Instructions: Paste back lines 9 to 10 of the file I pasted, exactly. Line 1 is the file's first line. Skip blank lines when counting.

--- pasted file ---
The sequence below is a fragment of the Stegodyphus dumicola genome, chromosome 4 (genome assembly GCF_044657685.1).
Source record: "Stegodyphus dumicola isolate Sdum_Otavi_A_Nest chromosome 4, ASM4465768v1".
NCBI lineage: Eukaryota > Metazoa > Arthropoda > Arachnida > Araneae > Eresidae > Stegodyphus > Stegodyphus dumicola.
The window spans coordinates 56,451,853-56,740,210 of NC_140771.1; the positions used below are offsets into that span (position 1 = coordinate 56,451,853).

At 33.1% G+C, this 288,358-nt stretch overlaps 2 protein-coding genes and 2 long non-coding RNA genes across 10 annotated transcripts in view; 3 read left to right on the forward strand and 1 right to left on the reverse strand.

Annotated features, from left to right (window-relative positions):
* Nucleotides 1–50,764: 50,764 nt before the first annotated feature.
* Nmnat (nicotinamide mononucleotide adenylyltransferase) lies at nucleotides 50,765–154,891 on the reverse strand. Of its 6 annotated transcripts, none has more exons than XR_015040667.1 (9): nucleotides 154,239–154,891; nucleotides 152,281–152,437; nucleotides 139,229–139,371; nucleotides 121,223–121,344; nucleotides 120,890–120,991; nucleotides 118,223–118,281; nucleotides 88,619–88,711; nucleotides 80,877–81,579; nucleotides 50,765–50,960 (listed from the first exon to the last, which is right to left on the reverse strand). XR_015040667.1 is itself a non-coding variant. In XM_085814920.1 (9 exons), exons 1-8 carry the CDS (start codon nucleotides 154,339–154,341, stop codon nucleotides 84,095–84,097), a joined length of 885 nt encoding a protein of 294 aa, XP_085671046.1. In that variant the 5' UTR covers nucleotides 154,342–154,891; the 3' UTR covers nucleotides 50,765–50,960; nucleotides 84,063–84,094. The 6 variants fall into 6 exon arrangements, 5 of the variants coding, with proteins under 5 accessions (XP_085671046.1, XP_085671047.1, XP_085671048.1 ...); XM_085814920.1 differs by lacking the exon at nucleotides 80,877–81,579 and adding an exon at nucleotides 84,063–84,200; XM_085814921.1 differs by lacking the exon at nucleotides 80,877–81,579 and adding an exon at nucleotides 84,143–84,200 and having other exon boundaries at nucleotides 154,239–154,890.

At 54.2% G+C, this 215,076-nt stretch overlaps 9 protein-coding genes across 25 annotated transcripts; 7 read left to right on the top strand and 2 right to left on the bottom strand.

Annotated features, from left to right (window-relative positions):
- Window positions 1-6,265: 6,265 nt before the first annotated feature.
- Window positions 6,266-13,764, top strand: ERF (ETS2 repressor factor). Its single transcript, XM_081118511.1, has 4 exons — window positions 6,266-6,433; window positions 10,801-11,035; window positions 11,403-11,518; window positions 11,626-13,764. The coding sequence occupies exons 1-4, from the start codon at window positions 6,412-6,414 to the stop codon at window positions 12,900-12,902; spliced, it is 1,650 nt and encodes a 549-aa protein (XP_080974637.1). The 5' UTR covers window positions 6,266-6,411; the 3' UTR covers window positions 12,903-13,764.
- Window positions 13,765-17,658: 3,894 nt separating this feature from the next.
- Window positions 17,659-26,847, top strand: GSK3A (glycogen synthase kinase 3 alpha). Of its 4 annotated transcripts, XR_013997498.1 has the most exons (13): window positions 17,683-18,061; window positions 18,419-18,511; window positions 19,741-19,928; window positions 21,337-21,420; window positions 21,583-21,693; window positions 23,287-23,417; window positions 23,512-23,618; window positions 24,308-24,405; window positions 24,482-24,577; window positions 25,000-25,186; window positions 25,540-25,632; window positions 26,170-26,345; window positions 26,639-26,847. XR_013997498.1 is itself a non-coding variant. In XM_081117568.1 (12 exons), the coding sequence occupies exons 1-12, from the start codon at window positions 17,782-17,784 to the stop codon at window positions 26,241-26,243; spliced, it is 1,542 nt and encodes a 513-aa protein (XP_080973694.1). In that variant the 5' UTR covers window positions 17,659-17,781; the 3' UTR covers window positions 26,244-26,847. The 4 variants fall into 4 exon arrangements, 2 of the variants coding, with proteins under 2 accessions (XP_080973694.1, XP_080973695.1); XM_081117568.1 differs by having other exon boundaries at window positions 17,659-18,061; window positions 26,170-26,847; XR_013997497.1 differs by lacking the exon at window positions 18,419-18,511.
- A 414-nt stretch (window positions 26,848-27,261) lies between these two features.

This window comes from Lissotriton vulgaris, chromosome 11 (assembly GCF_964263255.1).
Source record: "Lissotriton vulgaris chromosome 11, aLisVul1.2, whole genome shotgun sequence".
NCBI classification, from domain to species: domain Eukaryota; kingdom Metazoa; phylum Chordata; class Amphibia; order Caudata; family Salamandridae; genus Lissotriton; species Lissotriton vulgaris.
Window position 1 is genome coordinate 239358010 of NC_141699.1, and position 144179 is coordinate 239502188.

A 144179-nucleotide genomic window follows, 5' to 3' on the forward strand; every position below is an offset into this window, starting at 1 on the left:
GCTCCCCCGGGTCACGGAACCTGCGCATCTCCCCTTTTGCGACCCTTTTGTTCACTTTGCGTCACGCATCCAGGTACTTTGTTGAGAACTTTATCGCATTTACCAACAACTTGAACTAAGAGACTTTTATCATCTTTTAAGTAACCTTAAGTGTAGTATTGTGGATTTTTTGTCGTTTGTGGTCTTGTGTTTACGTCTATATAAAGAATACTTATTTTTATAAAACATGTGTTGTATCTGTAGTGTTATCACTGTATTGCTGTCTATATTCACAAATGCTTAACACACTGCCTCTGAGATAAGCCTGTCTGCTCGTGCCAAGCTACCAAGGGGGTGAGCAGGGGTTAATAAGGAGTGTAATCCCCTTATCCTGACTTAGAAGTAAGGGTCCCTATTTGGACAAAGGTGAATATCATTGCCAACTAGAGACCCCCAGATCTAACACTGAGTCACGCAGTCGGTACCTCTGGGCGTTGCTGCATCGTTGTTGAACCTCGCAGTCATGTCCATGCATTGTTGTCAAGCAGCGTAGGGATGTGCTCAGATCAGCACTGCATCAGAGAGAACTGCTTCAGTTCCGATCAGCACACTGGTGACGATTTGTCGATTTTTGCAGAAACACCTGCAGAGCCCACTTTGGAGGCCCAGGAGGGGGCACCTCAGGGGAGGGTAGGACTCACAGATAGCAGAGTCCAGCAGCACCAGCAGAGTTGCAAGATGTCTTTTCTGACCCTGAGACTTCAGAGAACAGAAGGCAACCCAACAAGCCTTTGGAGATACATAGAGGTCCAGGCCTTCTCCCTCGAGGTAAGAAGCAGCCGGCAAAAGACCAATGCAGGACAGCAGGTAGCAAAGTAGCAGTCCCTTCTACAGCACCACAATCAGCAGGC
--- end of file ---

At 54.2% G+C, this 215,076-nt stretch overlaps 9 protein-coding genes across 25 annotated transcripts; 7 read left to right on the top strand and 2 right to left on the bottom strand.

Annotated features, from left to right (window-relative positions):